TAUBE: A breach on Obama’s left flank

Liberal anger over the NSA scandal leaves an opening for the GOP

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It’s not a big secret that most American conservatives don’t support President Obama. Yet it’s interesting to learn some liberals are now beginning to turn on him, too.

As Politico’s Darren Samuelsohn wrote Friday, “A club of Capitol Hill liberals made life hell for George W. Bush in his second term. Now the gang is back — and they don’t care that this time the president is their guy.”

This liberal Democratic collective, including Reps. Henry A. Waxman and Edward J. Markey and Sens. Mark Udall and Ron Wyden are “demanding answers from the White House on civil liberties, privacy and regulations.” The whole line of questioning is based on the National Security Agency’s (NSA) mind-boggling breach of privacy and security involving the reported wiretapping of millions of Americans.

To be sure, wiretapping isn’t an issue that registers on the political and ideological divide. Privacy is something all Americans want to protect, regardless of who is sitting in the White House. That’s why liberals, conservatives and others are furious — and should be furious — at the slightest notion that telephone records may have been examined and monitored by the NSA.

Meanwhile, Messrs. Waxman, Markey, Udall and Wyden are obviously trying to save their own necks. This is the sort of issue that could cause a political firestorm and crush the Democrats in next year’s midterm elections and beyond, and they know it. Therefore, it’s best to cut the cord with Mr. Obama, protect their political futures and eventually re-establish friendly relations with the president.

While internal party strife isn’t anything new and likely won’t have any lasting effect on Mr. Obama’s tenure in the White House, the NSA brouhaha provides an early indication of what could be occurring within American liberalism.

If liberal Democrats are either unwilling to defend a fellow liberal Democratic president or keep a somewhat neutral position, this could mean there’s a growing gap in the party’s ideological soul. More to the point, a short-term or long-term break with liberal Democrats would be a real concern for centrist Democrats. There are still a few of them around, and they could have real trouble keeping their established progressive coalitions together in various states.

For the next round of Democratic presidential campaigning — which is still three years away — the situation could be even worse. If the president’s two terms in office can’t be used to their political advantage, they would have to start from scratch. As any experienced political strategist worth his salt will tell you, going back to square one after being in power for so long isn’t the most desirable option.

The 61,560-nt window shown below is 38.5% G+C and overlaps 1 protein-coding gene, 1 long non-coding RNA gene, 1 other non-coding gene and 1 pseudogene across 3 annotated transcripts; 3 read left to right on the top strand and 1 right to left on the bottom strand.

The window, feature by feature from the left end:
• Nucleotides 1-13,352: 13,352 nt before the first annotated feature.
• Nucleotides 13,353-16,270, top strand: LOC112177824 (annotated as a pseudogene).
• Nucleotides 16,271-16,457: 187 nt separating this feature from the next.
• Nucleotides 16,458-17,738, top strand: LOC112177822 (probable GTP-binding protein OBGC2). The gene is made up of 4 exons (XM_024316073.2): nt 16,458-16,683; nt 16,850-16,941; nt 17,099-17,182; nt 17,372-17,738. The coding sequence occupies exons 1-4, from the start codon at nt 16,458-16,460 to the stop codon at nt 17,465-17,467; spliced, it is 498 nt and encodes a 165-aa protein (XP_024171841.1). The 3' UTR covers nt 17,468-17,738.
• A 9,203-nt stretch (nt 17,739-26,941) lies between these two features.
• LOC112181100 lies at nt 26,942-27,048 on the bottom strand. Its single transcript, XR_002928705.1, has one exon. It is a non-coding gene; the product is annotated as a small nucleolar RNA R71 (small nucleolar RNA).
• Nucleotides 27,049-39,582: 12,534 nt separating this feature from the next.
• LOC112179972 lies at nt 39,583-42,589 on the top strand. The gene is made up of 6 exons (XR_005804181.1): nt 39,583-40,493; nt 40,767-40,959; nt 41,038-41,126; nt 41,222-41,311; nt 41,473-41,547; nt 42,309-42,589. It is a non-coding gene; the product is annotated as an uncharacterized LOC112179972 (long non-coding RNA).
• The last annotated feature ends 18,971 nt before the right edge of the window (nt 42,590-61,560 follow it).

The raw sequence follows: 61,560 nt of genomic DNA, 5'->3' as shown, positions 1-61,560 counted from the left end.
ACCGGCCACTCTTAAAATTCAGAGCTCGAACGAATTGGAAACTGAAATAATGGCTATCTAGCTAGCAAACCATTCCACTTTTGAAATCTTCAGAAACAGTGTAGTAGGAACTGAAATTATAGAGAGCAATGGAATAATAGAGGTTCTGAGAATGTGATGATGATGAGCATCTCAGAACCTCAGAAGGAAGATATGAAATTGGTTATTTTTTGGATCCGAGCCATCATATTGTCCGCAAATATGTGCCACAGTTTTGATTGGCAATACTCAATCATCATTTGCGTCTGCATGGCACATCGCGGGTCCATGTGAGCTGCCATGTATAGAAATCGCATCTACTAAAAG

No matter how you slice it, this scenario is exactly what the doctor ordered for the Republicans. The GOP needs to start shifting political thinking away from Obama-style liberalism and back to modern conservatism. If liberals keep turning away from Mr. Obama, conservatives need to start devising a winning coalition to help take back the White House and control of the two houses.

Is it doable? Yes. Will it be an easy task? No.

As the Canadian philosopher Marshall McLuhan famously wrote in “Understanding Media: The Extensions of Man,” “The medium is the message.” In this particular case, the medium — which would be the silent transformation in the average American’s thoughts about politics and economics — is a message that Republicans need to either reform, reclaim or revise.

Alas, a sizable number of Americans have lost faith in the Republican Party in recent election cycles. Part of it is certainly the result of the misrepresentation of conservative ideas and values in the media. The other part of it, though, has to do with the GOP itself.

The twin messages of fiscal conservatism and moderate social conservatism haven’t been sold properly to the general public by Republican politicians, strategists and supporters. Instead, the GOP has been caught up in petty ideological disputes and has touted hot-button issues (immigration and abortion) more often than safer policies (lower taxes, smaller government and private enterprise).

It’s time for the GOP to get back on track and establish a strong and well-defined politically and economically conservative agenda. Otherwise, Democrats will have enough time to patch up the broken trust in the progressive coalition between Mr. Obama and his fellow liberals.

Michael Taube is a former speechwriter for Canadian Prime Minister Stephen Harper and a contributor to The Washington Times.

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